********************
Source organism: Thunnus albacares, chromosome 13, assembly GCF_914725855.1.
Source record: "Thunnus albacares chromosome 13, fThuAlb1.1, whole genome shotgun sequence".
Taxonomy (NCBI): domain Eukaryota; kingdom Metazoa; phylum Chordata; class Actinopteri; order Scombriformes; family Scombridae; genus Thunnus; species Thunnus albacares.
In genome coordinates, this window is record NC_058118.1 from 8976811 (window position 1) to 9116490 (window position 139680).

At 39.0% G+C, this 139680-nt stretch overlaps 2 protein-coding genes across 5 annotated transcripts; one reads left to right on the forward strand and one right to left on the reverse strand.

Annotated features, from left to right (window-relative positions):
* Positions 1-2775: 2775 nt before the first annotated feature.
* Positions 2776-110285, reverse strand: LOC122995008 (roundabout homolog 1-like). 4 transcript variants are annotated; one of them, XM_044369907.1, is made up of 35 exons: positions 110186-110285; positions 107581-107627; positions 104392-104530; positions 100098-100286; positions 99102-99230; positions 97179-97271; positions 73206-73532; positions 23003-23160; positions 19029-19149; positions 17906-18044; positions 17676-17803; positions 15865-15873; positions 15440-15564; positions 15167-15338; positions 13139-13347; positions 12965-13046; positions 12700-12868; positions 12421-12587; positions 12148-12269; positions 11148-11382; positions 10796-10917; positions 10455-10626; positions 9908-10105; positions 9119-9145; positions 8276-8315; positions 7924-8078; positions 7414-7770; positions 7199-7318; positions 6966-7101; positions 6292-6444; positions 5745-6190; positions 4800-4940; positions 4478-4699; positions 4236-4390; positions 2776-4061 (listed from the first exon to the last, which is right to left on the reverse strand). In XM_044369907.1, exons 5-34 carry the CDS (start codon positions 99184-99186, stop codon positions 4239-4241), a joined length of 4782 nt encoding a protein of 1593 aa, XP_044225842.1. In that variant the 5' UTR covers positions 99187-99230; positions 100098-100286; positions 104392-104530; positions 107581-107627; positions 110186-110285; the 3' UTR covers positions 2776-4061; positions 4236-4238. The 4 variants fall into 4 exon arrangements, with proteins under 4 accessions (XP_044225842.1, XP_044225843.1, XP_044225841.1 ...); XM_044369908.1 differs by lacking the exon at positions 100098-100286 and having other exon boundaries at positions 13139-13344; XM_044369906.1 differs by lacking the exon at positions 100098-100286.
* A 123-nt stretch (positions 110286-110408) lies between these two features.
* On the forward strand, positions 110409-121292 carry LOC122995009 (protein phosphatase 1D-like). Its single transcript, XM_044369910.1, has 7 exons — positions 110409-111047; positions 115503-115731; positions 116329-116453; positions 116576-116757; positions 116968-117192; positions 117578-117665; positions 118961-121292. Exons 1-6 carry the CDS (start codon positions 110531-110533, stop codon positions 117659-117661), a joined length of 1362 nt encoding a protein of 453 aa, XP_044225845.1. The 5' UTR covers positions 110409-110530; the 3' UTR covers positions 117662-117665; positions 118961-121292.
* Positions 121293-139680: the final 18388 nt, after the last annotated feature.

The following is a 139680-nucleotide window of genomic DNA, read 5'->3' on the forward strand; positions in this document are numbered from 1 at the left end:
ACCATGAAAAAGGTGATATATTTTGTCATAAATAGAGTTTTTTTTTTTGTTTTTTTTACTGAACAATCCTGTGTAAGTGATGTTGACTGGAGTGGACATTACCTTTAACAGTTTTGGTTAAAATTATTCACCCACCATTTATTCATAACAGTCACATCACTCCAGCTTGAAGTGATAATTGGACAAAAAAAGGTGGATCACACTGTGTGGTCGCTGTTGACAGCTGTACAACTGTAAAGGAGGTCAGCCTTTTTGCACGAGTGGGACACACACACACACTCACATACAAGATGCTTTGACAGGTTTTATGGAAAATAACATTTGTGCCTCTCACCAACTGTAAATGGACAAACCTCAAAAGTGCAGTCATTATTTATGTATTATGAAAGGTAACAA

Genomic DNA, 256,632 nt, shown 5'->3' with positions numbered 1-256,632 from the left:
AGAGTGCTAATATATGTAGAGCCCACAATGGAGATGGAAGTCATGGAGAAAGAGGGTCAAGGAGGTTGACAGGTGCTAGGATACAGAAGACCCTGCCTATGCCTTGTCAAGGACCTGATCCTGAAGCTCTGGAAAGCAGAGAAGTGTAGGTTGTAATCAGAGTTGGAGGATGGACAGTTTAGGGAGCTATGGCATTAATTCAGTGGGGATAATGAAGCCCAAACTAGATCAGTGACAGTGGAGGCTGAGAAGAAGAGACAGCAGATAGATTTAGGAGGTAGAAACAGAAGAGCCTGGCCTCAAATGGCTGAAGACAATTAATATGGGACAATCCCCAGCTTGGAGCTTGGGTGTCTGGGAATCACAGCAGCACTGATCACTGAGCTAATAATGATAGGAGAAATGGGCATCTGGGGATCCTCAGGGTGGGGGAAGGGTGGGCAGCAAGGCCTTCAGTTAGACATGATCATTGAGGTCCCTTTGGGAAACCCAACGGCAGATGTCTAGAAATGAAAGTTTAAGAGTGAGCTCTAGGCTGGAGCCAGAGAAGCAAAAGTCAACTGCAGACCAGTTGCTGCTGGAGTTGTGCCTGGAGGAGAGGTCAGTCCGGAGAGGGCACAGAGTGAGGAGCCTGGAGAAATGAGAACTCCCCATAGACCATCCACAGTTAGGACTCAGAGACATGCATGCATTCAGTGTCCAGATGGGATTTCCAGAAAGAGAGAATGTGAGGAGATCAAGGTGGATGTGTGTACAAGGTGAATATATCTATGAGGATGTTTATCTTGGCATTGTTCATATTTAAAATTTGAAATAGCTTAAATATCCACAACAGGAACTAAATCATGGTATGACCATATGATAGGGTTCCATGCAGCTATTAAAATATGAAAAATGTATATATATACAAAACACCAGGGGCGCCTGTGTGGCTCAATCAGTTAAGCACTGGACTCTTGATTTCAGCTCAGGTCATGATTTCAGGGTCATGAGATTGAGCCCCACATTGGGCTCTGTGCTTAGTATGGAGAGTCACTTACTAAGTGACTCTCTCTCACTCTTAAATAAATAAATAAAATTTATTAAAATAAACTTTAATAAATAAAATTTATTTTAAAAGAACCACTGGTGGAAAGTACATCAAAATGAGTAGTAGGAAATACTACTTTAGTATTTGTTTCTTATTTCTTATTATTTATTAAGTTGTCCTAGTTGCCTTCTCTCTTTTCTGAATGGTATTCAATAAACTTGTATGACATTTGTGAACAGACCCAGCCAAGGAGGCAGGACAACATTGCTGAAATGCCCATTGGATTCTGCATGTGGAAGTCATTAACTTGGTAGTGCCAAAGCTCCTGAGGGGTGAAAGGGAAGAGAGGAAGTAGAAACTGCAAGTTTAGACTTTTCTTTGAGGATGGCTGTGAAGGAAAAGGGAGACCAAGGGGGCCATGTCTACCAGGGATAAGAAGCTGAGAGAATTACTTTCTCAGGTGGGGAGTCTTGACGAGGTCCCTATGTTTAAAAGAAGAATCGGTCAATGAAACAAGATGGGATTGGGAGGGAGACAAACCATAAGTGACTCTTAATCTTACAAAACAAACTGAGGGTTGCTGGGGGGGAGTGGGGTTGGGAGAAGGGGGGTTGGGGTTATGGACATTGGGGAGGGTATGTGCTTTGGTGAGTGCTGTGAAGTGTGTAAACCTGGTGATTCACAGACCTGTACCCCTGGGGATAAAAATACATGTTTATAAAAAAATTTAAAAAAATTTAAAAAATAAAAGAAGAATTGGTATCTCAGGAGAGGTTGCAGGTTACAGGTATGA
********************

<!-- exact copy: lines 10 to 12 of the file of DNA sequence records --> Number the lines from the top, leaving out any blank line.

* On the forward strand, positions 110409-121292 carry LOC122995009 (protein phosphatase 1D-like). Its single transcript, XM_044369910.1, has 7 exons — positions 110409-111047; positions 115503-115731; positions 116329-116453; positions 116576-116757; positions 116968-117192; positions 117578-117665; positions 118961-121292. Exons 1-6 carry the CDS (start codon positions 110531-110533, stop codon positions 117659-117661), a joined length of 1362 nt encoding a protein of 453 aa, XP_044225845.1. The 5' UTR covers positions 110409-110530; the 3' UTR covers positions 117662-117665; positions 118961-121292.
* Positions 121293-139680: the final 18388 nt, after the last annotated feature.

The following is a 139680-nucleotide window of genomic DNA, read 5'->3' on the forward strand; positions in this document are numbered from 1 at the left end: